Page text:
Apple sadly lost their iconic co-founder and former CEO Steve Jobs after his long battle with cancer late last year, raising questions about whether the Cupertino-based tech giant could continue its success in his absence. Though it may be early for a definitive judgement on that, investors can put their worries to rest after seeing Apple's record first quarter results, which surpassed the $40 billion predictions by Wall Street insiders.
The figures (PDF) for the quarter ending December 31 speak for themselves; Apple sold a record 37 million iPhones and 15.4 million iPads. Their profits more than doubled at $13.06 billion, up from $6 billion during the same period in 2010, with sales up 73% on last year’s figures ($26.74 billion) to an incredible $46.33 billion.
"We would attribute it to just a breath-taking customer reception of the iPhone 4S," CEO Tim Cook said in a statement. The iPhone accounted for 53% of Apple’s sales during the first quarter period. He continued, "Apple's momentum is incredibly strong, and we have some amazing new products in the pipeline."
There is no question that a lot of the American firm’s success is due to its phone and tablet lines, but their computers sold well too. Apple sold 5.2 million Macs during the quarter, up 26% on last year’s 4.1 million.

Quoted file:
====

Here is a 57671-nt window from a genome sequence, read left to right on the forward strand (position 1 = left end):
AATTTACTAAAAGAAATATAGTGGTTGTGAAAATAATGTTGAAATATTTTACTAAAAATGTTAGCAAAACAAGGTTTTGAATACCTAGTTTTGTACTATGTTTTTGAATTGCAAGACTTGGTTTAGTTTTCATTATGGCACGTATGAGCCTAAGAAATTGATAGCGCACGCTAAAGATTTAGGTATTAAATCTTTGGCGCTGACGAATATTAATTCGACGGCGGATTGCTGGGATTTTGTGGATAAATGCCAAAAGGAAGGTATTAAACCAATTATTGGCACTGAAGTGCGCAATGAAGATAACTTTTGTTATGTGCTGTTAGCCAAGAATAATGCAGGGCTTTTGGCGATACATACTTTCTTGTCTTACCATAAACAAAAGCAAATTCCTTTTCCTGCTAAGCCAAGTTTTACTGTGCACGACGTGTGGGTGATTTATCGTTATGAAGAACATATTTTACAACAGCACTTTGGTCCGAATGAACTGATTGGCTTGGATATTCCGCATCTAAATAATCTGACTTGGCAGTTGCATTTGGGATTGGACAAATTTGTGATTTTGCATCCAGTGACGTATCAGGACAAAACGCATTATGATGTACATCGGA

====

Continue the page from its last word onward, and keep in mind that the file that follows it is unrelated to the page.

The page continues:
They look forward to a healthy second quarter as well, with a projected revenue of $32.5 billion. In response to the news the company’s shares jumped eight percent to $453.16 in trading yesterday. Apple also reported total sales of $127.8 billion for the 2011 calendar year.
In related news, Gartner just published new figures for semiconductor components, with Apple now topping the list as the world’s largest purchaser of semiconductors. Last year the firm was ranked third, behind Hewlett Packard and Samsung. The new figures mark a 34.6% growth in purchases during the last year.
"Those companies that gained share in the smartphone market, such as Apple, Samsung Electronics and HTC, increased their semiconductor demand, while those who lost market share in this segment, such as Nokia and LG Electronics, decreased their semiconductor demand," Yamaji said in a statement to Ars Technica. "Given the rapidly changing competitive structure of the IT and electronics industry, no semiconductor device vendor can afford just to monitor the requirements of the current market leaders."
Image credit: Forbes